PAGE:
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Atlanta Braves News and Notes
Kolb set to take over as closer
Smoltz, Mazzone offer insights about high-profile role
By Mark Bowman / MLB.com
KISSIMMEE, Fla. -- Even though Dan Kolb comes to the Braves as an All-Star, it might take some time before he completely endears himself to an Atlanta fan base that has been spoiled over the past three years with one of the game's best closers.
Every time AC/DC's "Thunderstruck" boomed throughout Turner Field and John Smoltz emerged from the bullpen, there was a palpable excitement among Braves fans. But that chapter in the club's history has come to a close. It's now time for Kolb to prove he can be just as effective with a pennant-contending Braves team as he was last year for a Brewers team whose postseason hopes quickly faded after the All-Star break.
If Kolb is able to limit opponents to a .179 batting average like he did before the All-Star break last year, there's no doubt he'll be helping the Braves in their pursuit of a 14th consecutive division title.
If Kolb flounders down the stretch like he did late last year, posting a 6.75 ERA and allowing opponents to hit .343 against him in September, Braves fans will quickly be crying for a new hurler to assume the closer role the dominant Smoltz has occupied for the past three seasons.
Of course, the Braves aren't expecting to see anything but the Kolb who didn't allow an extra-base hit in his first 35 appearances last year. While watching the rejuvenated right-hander display this dominant form on television last year, Braves manager Bobby Cox was wondering why he wasn't familiar with the right-hander.
"He looked outstanding," Cox said. "I was wondering where they found him."
After some research, Cox found that Kolb had been a flamethrower in the Texas minor league system who hadn't been able to avoid injury. Kolb had Tommy John surgery in 2000, tore a muscle in his forearm in 2001 and partially tore his labrum in 2002.
But it's more than good health that revived Kolb's career and enabled him to notch 39 saves for the Brewers last year. It also came with the influence of Milwaukee pitching coach Mike Maddux -- also known as former Brave Greg's older brother.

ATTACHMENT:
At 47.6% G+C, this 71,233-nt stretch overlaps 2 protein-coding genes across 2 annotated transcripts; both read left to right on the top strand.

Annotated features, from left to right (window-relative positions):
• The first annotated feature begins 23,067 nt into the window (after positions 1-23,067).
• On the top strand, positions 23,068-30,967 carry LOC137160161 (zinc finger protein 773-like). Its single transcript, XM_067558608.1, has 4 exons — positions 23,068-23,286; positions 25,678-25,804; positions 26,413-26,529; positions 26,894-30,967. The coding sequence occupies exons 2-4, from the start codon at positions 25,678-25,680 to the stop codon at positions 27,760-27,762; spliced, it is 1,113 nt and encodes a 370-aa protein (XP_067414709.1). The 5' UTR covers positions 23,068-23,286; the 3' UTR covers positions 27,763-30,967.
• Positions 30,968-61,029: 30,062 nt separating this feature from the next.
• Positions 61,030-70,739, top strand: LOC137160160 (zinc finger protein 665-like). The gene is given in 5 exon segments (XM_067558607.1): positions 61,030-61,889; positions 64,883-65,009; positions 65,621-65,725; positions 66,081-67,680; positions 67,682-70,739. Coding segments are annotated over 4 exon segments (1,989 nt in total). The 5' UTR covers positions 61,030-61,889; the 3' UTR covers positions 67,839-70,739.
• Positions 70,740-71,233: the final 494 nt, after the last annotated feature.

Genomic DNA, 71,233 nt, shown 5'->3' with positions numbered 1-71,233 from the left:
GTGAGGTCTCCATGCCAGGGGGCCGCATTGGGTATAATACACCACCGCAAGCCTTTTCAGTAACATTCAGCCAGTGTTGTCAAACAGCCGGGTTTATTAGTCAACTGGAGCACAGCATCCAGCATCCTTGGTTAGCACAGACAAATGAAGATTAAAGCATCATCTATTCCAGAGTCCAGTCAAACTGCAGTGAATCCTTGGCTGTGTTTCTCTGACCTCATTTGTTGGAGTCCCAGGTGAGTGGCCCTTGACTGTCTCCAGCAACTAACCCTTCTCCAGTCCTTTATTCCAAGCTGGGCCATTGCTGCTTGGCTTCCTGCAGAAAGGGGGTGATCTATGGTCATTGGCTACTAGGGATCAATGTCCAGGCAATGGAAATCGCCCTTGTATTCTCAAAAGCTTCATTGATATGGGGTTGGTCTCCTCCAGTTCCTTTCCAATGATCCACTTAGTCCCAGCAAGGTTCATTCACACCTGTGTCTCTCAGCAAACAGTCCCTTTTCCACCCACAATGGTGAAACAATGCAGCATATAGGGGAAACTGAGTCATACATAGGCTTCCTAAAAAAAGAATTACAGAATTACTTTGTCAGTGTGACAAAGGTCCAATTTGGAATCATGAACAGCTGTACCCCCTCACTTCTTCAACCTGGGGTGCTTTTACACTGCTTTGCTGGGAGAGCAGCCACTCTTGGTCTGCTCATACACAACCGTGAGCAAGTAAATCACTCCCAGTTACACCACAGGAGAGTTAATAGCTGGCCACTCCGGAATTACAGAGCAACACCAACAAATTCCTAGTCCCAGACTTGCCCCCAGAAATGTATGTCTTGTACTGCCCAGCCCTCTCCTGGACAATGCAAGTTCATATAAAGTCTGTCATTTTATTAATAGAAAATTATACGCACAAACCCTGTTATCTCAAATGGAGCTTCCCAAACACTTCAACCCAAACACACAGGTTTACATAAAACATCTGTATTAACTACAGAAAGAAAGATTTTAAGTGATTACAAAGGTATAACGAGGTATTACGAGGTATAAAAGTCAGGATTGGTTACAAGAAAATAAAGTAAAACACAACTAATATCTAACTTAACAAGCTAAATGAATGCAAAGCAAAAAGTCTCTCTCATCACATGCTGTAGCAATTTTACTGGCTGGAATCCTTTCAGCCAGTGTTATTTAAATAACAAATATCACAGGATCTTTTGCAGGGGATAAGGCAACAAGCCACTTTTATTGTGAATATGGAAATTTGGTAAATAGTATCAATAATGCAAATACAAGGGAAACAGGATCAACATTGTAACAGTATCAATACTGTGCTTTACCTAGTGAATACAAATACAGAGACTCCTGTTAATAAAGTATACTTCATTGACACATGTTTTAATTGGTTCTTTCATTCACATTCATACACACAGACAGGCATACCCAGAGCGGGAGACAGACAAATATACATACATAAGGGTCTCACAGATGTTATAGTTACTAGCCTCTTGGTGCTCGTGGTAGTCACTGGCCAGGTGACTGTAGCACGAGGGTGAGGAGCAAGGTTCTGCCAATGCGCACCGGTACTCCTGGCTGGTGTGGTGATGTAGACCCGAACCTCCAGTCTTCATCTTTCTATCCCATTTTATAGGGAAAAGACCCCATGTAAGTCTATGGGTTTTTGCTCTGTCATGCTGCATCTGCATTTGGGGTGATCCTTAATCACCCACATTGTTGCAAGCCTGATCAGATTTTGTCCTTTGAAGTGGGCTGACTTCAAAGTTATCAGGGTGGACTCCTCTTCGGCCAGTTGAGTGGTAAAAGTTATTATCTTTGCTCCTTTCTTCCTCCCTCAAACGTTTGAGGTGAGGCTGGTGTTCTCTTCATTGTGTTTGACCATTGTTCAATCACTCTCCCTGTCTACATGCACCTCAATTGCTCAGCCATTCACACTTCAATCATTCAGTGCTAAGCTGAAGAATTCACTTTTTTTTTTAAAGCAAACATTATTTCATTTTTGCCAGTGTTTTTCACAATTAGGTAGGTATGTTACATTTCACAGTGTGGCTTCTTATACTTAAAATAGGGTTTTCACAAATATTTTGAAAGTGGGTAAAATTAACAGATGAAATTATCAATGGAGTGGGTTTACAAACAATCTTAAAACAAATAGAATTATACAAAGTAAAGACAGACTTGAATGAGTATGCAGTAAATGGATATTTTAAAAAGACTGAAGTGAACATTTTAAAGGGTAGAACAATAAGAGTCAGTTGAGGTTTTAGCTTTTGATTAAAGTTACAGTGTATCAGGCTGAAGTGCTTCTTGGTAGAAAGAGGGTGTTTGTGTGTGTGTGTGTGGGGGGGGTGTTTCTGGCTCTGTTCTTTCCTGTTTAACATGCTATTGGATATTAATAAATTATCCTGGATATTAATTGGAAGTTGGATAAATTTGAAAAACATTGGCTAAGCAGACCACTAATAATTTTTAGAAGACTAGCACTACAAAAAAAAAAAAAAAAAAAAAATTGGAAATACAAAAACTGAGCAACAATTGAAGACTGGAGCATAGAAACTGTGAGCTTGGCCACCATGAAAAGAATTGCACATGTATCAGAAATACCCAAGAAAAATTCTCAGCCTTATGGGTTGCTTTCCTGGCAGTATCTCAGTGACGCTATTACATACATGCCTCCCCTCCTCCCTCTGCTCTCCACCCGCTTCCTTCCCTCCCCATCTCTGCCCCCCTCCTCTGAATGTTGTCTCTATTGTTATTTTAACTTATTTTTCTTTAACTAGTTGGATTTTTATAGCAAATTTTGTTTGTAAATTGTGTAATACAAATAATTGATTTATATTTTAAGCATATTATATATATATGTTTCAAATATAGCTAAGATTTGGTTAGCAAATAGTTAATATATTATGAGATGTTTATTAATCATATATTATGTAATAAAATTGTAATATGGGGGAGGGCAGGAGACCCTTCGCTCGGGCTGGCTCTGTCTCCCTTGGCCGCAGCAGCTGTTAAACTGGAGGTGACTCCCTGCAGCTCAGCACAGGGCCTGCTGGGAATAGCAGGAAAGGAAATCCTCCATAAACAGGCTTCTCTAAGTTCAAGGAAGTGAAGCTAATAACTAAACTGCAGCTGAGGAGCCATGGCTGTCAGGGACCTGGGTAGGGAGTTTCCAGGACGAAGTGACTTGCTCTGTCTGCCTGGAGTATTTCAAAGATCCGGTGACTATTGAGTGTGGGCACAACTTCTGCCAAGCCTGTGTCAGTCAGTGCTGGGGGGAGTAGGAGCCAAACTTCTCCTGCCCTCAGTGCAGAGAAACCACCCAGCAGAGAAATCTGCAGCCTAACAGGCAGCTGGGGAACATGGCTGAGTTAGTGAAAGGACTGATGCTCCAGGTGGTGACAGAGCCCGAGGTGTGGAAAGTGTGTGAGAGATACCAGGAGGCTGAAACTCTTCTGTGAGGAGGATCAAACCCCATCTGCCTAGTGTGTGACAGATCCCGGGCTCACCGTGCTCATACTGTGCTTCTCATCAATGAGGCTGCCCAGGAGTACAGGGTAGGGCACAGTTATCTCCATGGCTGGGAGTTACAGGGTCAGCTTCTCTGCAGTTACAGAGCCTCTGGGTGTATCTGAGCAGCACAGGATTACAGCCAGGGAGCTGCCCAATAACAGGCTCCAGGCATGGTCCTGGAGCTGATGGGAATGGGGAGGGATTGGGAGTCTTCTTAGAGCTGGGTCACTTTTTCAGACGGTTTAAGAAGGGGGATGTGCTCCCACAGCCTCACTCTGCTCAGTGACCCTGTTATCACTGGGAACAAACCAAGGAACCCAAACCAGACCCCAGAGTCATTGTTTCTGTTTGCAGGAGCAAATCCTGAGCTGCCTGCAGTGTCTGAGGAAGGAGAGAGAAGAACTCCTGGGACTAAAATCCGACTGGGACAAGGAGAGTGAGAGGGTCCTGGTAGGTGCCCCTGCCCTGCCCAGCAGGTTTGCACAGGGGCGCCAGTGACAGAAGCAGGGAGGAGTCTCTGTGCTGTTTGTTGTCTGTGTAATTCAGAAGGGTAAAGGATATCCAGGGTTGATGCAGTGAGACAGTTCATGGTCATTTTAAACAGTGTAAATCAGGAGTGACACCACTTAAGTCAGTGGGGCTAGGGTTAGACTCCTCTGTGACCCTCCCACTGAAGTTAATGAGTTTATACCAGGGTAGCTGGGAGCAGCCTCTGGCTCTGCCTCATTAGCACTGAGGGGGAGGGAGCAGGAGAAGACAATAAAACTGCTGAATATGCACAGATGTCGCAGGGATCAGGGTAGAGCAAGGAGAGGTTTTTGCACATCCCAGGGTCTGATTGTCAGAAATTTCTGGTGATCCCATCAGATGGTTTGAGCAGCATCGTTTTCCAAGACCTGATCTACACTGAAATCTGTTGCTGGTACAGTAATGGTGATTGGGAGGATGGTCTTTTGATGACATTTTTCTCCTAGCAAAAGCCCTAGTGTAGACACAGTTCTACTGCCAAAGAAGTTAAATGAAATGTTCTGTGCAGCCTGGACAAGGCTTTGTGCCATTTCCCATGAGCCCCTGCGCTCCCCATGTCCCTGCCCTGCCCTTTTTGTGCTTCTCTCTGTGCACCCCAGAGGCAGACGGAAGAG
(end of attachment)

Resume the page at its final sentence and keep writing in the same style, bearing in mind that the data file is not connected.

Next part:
Maddux's insistence that Kolb put more attention on location and less on velocity brought both results and health. This offseason was the first since 1998 that the oft-injured pitcher didn't deal with any type of arm soreness.
"At first, I wasn't big on the deal," Kolb said of changing his training methods. "But based on everything that happened last year, it was the right thing to do."
After reporting to camp last year with his usual case of a sore elbow, Kolb was instructed by Maddux to begin the transition from power to finesse. Over the next few weeks, throwing free and easy mildly disgusted a man known for his ability to throw 98 mph. But at the same time, the change also allowed for a healthy arm and results that a high-heater alone wasn't providing Kolb.
The 28-year-old Kolb, who was acquired for top pitching prospect Jose Capellan, became sold on the fact he didn't need his 98-mph fastball during an exhibition game against the Angels last year.
During that contest, he decided to throw only sliders and changeups. When he was able to slide three straight sliders past Tim Salmon, it became obvious Maddux's advice might be working.
"I started believing a little bit," Kolb said. "Then once the season started, it just took off and I didn't have any problems with it at all."
Suddenly, Kolb was locating the strike zone with great regularity and not incurring the same problems he had in the past. During the 2002 season with the Rangers, he issued 22 walks in 32 innings. Last year, he walked just 15 batters in 57 1/3 innings.
Another drastic change in Kolb's numbers came with his strikeouts. He managed just 21 strikeouts last year; but with the production Kolb had realized with his new focus on location, it wasn't a problem that the former power guy was now racking up saves in the same un-sexy manner as Dan Quisenberry once did.
"I'll take what happened last year over strikeouts any day," said Kolb, who keeps his infielders busy with his heavy dose of sinkers.
Kolb won't have the luxury of turning toward Maddux for advice this year, but Braves pitching coach Leo Mazzone has had some success in his field and Smoltz also owns a wealth of information concerning the closer's role. At least, that should be the case with a man who amassed 154 saves over the past three seasons.
"With [Smoltz] doing what he's done over his career, especially in the past three years, he's probably going to be one of my biggest advantages on this team," Kolb said. "In Spring Training, I'm probably going to be walking around in his back pocket for a while. I'd be dumb not to take advantage of the knowledge he has."
Smoltz has no trouble helping the man whose acquisition allowed him to move back to his preferred role in the starting rotation.
"What I think I can help him with ... is help him feel he doesn't have the toughest job in the world," Smoltz said. "It's easy to say just do what you did before you came here and a lot harder to actually do it."
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